“Volez, Voguez, Voyagez” is a tongue twister to say if you’re not French, but it does neatly sum up the premise of ’s . Borrowed from a 1965 advertising poster, the three V’s meaning “Sail, Fly, Travel” – also of course chime in with that all-important V. And it’s that famed surname, which this exhibition, curated by Olivier Saillard, is centred upon. Unlike the very progressive and conceptual open-to-interpretation Series 3 exhibition held in London a few months ago, “Volez, Voguez, Voyagez” is very much more of a concrete exhibition to grasp, interact with and take in. It’s in a space that has hosted many an exhibition before – in fact the decision to use the Grand Palais was based on its construction in 1900 and its holding of the Universal Exhibitions in Paris, where George Vuitton was in charge of the entire section dedicated to “Travel & Leather Goods.” It has logical sections relating to the various product categories that Louis Vuitton has prided itself on since 1854, like automobile, train and air travel, its relationship with women’s and men’s clothes and literature and art. It has an audio guide. The average tourist wandering around off from the Champs Elysee will queue up for this free exhibition and be fascinated regardless of their knowledge of Louis Vuitton.
And yet, because of the curating prowess of Saillard, what could have been an endless parade of trunks, is still a fascinating exhibition for the initiated. I’ve personally seen/read about quite a few of the exhibiting artefacts, either at Louis Vuitton’s Asnieres-sur-Seine atelier or the Louis Vuitton Marc Jacobs exhibition staged at the Les Arts Decoratifs in 2012. Somehow, Saillard manages to place many of these familiar objects into a renewed context – one where you’re seeing not just the relevance of them as historical artefacts, but also their modernity that manifests itself in newer designs by the house’s current creative directors – Nicolas Ghesquière and Kim Jones.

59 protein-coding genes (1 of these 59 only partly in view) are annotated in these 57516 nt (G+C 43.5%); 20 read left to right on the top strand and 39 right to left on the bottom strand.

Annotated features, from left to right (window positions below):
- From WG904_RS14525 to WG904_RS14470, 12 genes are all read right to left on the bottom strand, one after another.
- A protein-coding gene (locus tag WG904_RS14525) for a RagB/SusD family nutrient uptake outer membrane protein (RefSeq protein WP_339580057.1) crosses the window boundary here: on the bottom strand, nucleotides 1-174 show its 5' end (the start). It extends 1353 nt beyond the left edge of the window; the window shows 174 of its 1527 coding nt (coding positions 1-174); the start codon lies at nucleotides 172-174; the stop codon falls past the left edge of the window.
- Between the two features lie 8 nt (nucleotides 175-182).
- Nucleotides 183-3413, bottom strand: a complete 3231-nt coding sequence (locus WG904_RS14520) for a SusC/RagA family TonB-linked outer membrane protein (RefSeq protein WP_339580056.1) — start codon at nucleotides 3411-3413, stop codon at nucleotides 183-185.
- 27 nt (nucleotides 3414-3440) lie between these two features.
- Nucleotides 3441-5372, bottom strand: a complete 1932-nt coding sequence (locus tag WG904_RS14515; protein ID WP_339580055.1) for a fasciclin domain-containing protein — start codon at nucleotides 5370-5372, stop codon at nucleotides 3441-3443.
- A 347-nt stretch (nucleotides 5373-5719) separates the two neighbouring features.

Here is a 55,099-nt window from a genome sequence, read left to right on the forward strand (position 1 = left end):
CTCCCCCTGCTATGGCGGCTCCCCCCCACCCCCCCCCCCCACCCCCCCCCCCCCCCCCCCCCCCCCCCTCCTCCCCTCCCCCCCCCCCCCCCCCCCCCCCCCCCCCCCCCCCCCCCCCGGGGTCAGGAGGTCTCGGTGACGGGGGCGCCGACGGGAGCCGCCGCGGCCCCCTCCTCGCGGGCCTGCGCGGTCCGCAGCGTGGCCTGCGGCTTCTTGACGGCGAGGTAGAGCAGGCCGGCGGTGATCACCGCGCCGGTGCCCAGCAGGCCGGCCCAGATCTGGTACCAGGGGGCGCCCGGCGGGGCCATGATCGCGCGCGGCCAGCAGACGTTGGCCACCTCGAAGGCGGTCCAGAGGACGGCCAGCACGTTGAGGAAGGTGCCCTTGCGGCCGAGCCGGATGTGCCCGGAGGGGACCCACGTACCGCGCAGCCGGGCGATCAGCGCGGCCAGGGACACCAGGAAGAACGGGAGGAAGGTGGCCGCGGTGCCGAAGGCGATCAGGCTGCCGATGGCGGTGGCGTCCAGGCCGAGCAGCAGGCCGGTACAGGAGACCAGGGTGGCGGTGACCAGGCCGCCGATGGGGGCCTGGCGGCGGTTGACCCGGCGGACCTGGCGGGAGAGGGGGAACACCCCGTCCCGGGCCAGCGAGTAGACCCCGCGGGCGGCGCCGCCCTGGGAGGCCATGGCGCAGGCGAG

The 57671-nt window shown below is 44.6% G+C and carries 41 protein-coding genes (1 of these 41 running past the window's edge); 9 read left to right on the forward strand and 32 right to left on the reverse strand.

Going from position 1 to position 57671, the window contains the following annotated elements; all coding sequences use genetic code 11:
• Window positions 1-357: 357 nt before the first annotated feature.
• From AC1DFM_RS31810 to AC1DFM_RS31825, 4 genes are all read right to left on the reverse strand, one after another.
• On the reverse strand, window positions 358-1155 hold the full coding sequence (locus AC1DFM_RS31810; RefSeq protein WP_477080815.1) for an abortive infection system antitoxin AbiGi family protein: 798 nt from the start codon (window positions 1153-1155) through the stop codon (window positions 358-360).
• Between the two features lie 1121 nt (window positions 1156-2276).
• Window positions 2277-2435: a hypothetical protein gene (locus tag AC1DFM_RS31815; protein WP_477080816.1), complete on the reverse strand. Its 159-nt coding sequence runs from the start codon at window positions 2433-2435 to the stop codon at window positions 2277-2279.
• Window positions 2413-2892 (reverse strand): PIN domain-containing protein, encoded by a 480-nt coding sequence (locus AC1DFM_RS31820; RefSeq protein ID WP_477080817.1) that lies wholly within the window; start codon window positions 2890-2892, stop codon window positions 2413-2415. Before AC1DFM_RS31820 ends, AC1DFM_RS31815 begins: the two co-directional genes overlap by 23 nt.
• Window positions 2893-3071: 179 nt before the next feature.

When seen in tandem with the very , the full picture reveals itself even more. Alongside factual essays about each section of the exhibition, there are excerpts of fiction purporting to travel as well as beautiful in-detail x-ray photographs of key objects by Katerina Jebb. In addition to historical context, here lies the more elusive emotive aspect of travel that Saillard is trying to depict. The excitement of gaining speed aboard new modes of transportation as seen in the sections about aviation, trains and automobiles, especially as women increasingly began to take charge of the steering wheel. The feeling of discovery of a new destination as seen in journeys like the 1922-1931 Croisière Jauna and the Croisière Noir, orchestrated by Citroën, crossing the Sahara from Algeria to Madagasca and from Beirut to Beijing. The decadence of carrying dedicated suitcases made just for say, hairbrushes or shoes or volumes of books and a typewriter, that seems wholly unnecessary in today’s age of compact all-in-one devices and kindles, and yet strangely alluring. The proportions and materials of how we travel today may have changed, but the emotional journey hasn’t. And for the privileged, some things haven’t shifted at all.
What remains relevant are the rich resources of drawings, receipts, printed paraphernalia as well as the trunks themselves that Saillard has combed through to present a comprehensive dossier where time and time again, you stop and inspect, say a logo, a piece of typography or a certain finishing on a case and see it popping up somewhere in a design element today. And they do. Series 3 may have been about Ghesquière’s vision hurtling towards the future but ‘Volez, Voguez, Voyagez’ is about emphasising the maison’s past that still massively underlines what the house stands for today.
, Avenue du Général Eisenhower until 21st February. Free admission.
A portrait of a young Louis Vuitton by artist Yan Pei Ming alongside the 1906 trunk, where all of Louis Vuitton’s recognisable components first came together in one box – perfect proportions, beech wood reinforcements, brass corners and rivets, patent lock and that Monogram canvas exterior
Voyages further afield into previously unchartered lands with more resilient steamer trunks for explorers, inspiring pieces like the animal printed leather luggage for Wes Anderson’s The Darjeeling Limited
Trunk bed in Damier canvas with late 19th century aluminium steamer trunks with newer Boîte Promenade from Nicolas Ghesquière’s A/W 15-6 and cruise 16 collections as well as Speedy bags in mirrored vinyl
Ready to take off in a cropped bomber jacket and sturdy tropical printed boots from the splendid cruise collection and a City Steamer bag, loosely based on the canvas steamer bags used to stow away dirty laundry onboard a ship…